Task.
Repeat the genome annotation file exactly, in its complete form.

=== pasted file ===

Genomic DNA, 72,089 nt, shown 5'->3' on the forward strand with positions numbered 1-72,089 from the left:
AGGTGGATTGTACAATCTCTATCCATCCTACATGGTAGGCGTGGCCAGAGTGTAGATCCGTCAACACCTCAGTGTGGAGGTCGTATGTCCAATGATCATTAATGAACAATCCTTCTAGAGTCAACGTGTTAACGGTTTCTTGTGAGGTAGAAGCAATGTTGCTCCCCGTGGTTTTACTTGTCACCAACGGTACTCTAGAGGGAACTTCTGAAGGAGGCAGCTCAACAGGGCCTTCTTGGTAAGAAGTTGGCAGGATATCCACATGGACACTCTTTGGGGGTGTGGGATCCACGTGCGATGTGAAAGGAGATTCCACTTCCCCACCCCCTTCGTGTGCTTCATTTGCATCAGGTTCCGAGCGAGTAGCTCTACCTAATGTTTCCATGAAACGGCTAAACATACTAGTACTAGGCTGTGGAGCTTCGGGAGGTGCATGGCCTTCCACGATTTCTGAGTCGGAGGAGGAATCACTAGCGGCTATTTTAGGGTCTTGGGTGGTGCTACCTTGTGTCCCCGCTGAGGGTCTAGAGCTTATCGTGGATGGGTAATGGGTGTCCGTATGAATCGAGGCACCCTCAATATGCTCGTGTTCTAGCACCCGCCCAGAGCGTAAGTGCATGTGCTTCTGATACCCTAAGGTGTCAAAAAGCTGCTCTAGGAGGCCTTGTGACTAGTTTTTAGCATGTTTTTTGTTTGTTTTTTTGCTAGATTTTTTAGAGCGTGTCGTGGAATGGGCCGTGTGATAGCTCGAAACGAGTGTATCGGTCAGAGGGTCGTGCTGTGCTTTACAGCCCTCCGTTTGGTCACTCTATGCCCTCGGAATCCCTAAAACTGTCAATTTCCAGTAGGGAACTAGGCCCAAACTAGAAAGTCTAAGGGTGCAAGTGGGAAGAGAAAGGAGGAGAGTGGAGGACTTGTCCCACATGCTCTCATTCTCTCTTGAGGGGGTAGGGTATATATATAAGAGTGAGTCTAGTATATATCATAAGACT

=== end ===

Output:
Genomic DNA, 72,089 nt, shown 5'->3' on the forward strand with positions numbered 1-72,089 from the left:
AGGTGGATTGTACAATCTCTATCCATCCTACATGGTAGGCGTGGCCAGAGTGTAGATCCGTCAACACCTCAGTGTGGAGGTCGTATGTCCAATGATCATTAATGAACAATCCTTCTAGAGTCAACGTGTTAACGGTTTCTTGTGAGGTAGAAGCAATGTTGCTCCCCGTGGTTTTACTTGTCACCAACGGTACTCTAGAGGGAACTTCTGAAGGAGGCAGCTCAACAGGGCCTTCTTGGTAAGAAGTTGGCAGGATATCCACATGGACACTCTTTGGGGGTGTGGGATCCACGTGCGATGTGAAAGGAGATTCCACTTCCCCACCCCCTTCGTGTGCTTCATTTGCATCAGGTTCCGAGCGAGTAGCTCTACCTAATGTTTCCATGAAACGGCTAAACATACTAGTACTAGGCTGTGGAGCTTCGGGAGGTGCATGGCCTTCCACGATTTCTGAGTCGGAGGAGGAATCACTAGCGGCTATTTTAGGGTCTTGGGTGGTGCTACCTTGTGTCCCCGCTGAGGGTCTAGAGCTTATCGTGGATGGGTAATGGGTGTCCGTATGAATCGAGGCACCCTCAATATGCTCGTGTTCTAGCACCCGCCCAGAGCGTAAGTGCATGTGCTTCTGATACCCTAAGGTGTCAAAAAGCTGCTCTAGGAGGCCTTGTGACTAGTTTTTAGCATGTTTTTTGTTTGTTTTTTTGCTAGATTTTTTAGAGCGTGTCGTGGAATGGGCCGTGTGATAGCTCGAAACGAGTGTATCGGTCAGAGGGTCGTGCTGTGCTTTACAGCCCTCCGTTTGGTCACTCTATGCCCTCGGAATCCCTAAAACTGTCAATTTCCAGTAGGGAACTAGGCCCAAACTAGAAAGTCTAAGGGTGCAAGTGGGAAGAGAAAGGAGGAGAGTGGAGGACTTGTCCCACATGCTCTCATTCTCTCTTGAGGGGGTAGGGTATATATATAAGAGTGAGTCTAGTATATATCATAAGACT